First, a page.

Chopsticks can be hazardous to health
So medical researchers at a Boston university see a link between hand osteoarthritis and the use of chopsticks (Health Watch, Dec. 3).
Their findings bring to mind a mock report made years ago by TV talk show host Johnny Carson that researchers had discovered that saliva causes cancer -- but only if it is consumed "in small quantities over a long period of time."
The response to the Boston research by Beijing's Dr. Cao Li -- "ridiculous" -- is an example of diplomatic reserve.
Based on my own "research," it appears that, in the scurry to find new projects for financial grants, some in the field of medical research run the risk of developing what we defined in my university years as "rectal-cranial inversion," which can severely impede clear observation just about anything.
Attorneys mess with Hawaiian legacy
I resent the lawyers for Brayden Mohica-Cummings, the 12-year-old non-Hawaiian boy, forcing his acceptance into Kamehameha Schools ("Judge approves admission deal," Star-Bulletin, Dec. 5). Their actions are not in good taste. As a non-Hawaiian, I really feel offended.
Kamehameha is an outstanding school and provides a great chance for the Hawaiian people to keep their culture alive. As a private school, it should be able to do as it pleases.
Counties knew police pay hikes were coming
Hawaii police officers are members of the only public sector union (SHOPO) that does not have to go to the state Legislature for funding. All county administrations and county councils approve and fund the arbitrated contract. There are no state police officers.
All of the county mayors, managing directors and council members knew exactly when SHOPO's contract expired and because of a "no-strike clause" knew well in advance that the money portion of the contract negotiations would go to arbitration, which is "final and binding." Ben Lee, Honolulu's managing director, states that the city has no monies to fund the contract and now wants to make the police officers look like the bad guys, with threats of raising car registration taxes, and possibly hiking our already high gasoline prices.
The city has hidden contingency funds for emergencies. It hides funds by inflating and padding certain budgets, making it appear as though there are no monies for pay raises. This is the reason why the arbitrator, after going over the city's finances, came up with the arbitrated pay raises.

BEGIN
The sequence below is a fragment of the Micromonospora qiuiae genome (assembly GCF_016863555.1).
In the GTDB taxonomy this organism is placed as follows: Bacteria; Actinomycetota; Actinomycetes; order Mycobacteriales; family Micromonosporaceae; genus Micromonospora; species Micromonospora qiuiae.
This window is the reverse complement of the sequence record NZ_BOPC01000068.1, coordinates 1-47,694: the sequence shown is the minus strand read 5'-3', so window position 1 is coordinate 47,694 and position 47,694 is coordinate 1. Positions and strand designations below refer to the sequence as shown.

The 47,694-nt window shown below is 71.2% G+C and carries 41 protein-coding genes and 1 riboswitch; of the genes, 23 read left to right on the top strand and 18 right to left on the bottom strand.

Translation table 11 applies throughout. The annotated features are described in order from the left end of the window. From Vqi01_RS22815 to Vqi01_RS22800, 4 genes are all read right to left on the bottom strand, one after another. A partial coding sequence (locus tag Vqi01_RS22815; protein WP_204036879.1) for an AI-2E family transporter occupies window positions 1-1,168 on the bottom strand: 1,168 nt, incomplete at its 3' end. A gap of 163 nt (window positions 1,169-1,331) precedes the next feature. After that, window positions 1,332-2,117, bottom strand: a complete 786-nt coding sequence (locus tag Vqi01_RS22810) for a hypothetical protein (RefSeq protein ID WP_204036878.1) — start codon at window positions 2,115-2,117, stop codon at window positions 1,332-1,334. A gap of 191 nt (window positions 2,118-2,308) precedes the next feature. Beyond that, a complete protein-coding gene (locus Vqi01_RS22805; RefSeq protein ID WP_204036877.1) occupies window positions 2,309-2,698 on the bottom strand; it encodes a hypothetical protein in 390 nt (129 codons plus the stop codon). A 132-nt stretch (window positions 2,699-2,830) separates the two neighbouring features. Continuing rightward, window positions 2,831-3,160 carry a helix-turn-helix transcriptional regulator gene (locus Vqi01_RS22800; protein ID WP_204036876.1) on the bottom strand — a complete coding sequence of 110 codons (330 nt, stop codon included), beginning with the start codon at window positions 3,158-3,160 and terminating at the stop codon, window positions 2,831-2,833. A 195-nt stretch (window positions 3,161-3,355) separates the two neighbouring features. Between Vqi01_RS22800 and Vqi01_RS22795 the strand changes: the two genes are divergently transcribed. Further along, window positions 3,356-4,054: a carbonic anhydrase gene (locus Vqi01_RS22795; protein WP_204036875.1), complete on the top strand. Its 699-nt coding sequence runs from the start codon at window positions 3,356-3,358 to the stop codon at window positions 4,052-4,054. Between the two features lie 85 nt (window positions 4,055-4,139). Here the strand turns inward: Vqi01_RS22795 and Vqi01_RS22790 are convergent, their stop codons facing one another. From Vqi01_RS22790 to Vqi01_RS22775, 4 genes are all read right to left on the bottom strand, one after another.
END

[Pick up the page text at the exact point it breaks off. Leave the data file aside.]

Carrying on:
The police officers need these raises. Higher pay is the major way to keep our officers in Hawaii, instead of losing them to higher paying jobs on the mainland.
Steven T.K. Burke
Former president of SHOPO
Retired, Honolulu Police Department
Lingle appoints only the best for the job
The Star-Bulletin can rest assured that Governor Lingle is picking only the best-qualified people to fill appointed positions ("Pledge to shun political patronage rings hollow," Editorial, Dec. 4). Not only is Stephanie Aveiro qualified to serve as the executive director of the Housing and Community Development Corp. of Hawaii, she has a proven success record from Maui in a similar position.
If Lingle is to implement her "New Beginnings" agenda, she must have loyal, philosophically like-minded individuals to run her departments and fill boards and commissions as her appointees. When the people of Hawaii voted for Lingle in 2000 they voted for change, not for a continuation of the same old ideas and attitudes. Making those changes requires new people who Lingle can trust to follow her directions of zero tolerance for corruption.
Real cronyism existed under former Gov. Ben Cayetano. Remember Sam Callejo who, under Cayetano, served as the state comptroller, then as the governors' chief of staff, and, when Cayetano left office, got a golden-parachute position at the university in a newly created job earning $200,000 a year? Then there was Cayetano's buddy Earl Anzai, who was his budget director and then, when rejected by the Senate for a second term, became our state attorney general.
In contrast, Lingle chooses the best person for the job, and Stephanie Aveiro is the best one to serve as executive director of HCDCH.
Interisland ferry stirs the imagination
The knowledge that others besides myself would like an interisland ferry service is encouraging ("Big Isle harbor-master likes ferry service idea," Star-Bulletin, Dec. 6).
In so many other communities in the world, ferries transport cars, people, goods and produce. I can only see good coming from having such a service in Hawaii.
Imagine getting in your own car and being transported from island to island! I hope our transportation officials and private entrepreneurs will pursue this idea to realization.